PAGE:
Hrvatska Akademija Znanosti i Umjetnosti

Hrvatska Kristalografska Zajednica


Croatian Academy of Sciences and Arts

Croatian Crystallographic Association




Rovinj 2015


Biograd 2013

Suvremena kristalografija u Hrvatskoj

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Crystallography in Croatia

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Crystallography in Croatia


 Mineralogy & Petrology

 General & Inorganic Chemistry


 Material sciences

 Chemical & Biological Crystallography

 Solid state chemistry



































































6. Chemical and biological crystallography


6.1  Laboratory of Chemical and Biological Crystallography, Rudjer Bošković Institute


Biserka Kojić-Prodić



LCBC 2008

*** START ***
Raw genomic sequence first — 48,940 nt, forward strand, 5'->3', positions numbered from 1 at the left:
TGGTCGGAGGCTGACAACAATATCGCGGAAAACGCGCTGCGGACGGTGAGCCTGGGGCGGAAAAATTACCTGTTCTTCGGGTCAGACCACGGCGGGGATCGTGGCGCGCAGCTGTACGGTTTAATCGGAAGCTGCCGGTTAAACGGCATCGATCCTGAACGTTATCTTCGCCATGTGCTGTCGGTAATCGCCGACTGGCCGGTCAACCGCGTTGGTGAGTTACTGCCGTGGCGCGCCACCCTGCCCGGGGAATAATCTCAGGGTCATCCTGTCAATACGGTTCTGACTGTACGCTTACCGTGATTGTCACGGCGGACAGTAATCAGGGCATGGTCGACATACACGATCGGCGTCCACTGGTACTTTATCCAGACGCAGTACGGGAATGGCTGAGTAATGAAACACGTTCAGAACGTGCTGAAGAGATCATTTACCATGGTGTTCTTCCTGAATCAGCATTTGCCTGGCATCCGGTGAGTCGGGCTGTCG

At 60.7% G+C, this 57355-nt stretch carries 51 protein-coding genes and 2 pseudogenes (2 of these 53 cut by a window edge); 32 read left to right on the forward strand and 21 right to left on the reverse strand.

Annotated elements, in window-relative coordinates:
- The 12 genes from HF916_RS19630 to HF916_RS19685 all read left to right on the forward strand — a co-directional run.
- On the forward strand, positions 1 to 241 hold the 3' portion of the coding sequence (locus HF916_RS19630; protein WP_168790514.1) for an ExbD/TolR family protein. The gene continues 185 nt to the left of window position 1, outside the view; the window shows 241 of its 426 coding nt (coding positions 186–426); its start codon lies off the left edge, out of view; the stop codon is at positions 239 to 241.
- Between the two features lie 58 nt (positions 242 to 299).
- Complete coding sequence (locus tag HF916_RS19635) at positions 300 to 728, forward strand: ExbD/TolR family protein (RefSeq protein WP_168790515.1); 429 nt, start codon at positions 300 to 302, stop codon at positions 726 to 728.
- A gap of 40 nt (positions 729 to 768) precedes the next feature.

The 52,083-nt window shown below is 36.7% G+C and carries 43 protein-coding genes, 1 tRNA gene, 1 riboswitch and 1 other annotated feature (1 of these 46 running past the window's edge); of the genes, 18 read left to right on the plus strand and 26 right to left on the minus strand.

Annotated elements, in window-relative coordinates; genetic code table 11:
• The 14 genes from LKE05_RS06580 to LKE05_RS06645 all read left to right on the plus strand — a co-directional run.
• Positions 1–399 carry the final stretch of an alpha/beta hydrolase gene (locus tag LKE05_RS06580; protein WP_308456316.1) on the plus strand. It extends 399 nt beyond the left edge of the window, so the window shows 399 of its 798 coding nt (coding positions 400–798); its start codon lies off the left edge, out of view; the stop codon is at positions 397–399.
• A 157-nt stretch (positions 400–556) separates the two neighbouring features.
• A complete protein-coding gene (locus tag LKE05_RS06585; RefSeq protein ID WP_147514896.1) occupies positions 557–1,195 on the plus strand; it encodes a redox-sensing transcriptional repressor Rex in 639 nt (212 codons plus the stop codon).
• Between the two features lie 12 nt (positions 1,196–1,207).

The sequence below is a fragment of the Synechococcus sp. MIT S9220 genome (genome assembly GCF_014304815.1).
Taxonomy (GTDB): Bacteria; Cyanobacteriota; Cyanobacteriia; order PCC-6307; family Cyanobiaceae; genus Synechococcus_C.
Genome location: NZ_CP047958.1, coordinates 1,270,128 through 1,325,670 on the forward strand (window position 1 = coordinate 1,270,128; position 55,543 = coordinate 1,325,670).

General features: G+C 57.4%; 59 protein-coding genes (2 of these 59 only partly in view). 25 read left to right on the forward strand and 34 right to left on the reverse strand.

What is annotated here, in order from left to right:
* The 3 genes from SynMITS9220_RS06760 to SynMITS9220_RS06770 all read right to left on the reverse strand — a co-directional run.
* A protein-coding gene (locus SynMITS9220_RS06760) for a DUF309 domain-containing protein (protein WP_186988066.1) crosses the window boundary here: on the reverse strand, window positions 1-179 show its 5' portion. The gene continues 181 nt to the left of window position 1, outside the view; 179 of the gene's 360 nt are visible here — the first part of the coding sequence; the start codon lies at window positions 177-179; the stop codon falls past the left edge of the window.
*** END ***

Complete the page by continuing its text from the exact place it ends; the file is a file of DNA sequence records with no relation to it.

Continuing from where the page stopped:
The X-ray structure analysis in Croatia was initiated by Drago Grdenić after his return from his doctoral studies carried under guidance of professors A. N. Nesmejanov and A. I. Kitaigorodski  in the Institute of Organic Chemistry of Academy of Science in Moscow (1946-1948). His first  rotation photograph was taken by Unicam S-25 camera on New Year's Eve 1948 in the Physics Department of the Faculty of Science where professor Mladen Paić already had set up X-ray diffraction equipment for powder diffraction. The results obtained in Zagreb were presented in three communications in 1949, 1950, and 1952.  In 1950 by  efforts of Boris Kidrič (politician), and  Ivan Supek (  physicist),  the  Federal Goverment Decree guaranteed the foundation of  the institute for fundamental research in physics  and chemistry in Zagreb. The interdisciplinary Rudjer Bošković Institute founded on the concepts of professor Ivan Supek enabled the research to scientists from the University of Zagreb who joined new young researchers of the Institute in developing science in Croatia. In 1951 the first Weissenberg goniometer was purchased  together with Ilford films required for recording diffraction intensities, and  subscription to Acta Crystallograpica was provided. In those days, facilities for X-ray structure analysis in Zagreb were not different from those in Europe. Professor Drago Grdenić was the first head of The Department of Structural and Inorganic Chemistry, constituted upon his concepts and founded in 1952, including  X-ray Laboratory. The most significant scientific results from that period were determinations of crystal structures of organic molecules, phthalylurea (published in 1953) and mellitic acid (published in Nature, 1960) solved by original direct methods designed by Aleksadar Bezjak under supervision of D. Grdenić. In those days neither sophisticated computers nor computer programs were available and structures were solved from projections. The existence of a novel mercurated oxonium species, as a part of PhD thesis of Stjepan  Šćavničar under supervision of D. Grdenić, was published in Nature (1953). The structure of thorium(IV)acetylacetonate, solved by Boris Matković under supervision of D. Grdenić, revealed an Archimedean antiprism as the coordination polyhedron around thorium. For the first time such geometry was detected for an octa-coordination and the result was published as a short communication in Nature (1958). In early fifties of 20th century, the X-ray laboratory was set up on the experiences from British, French, and Russian crystallographic schools.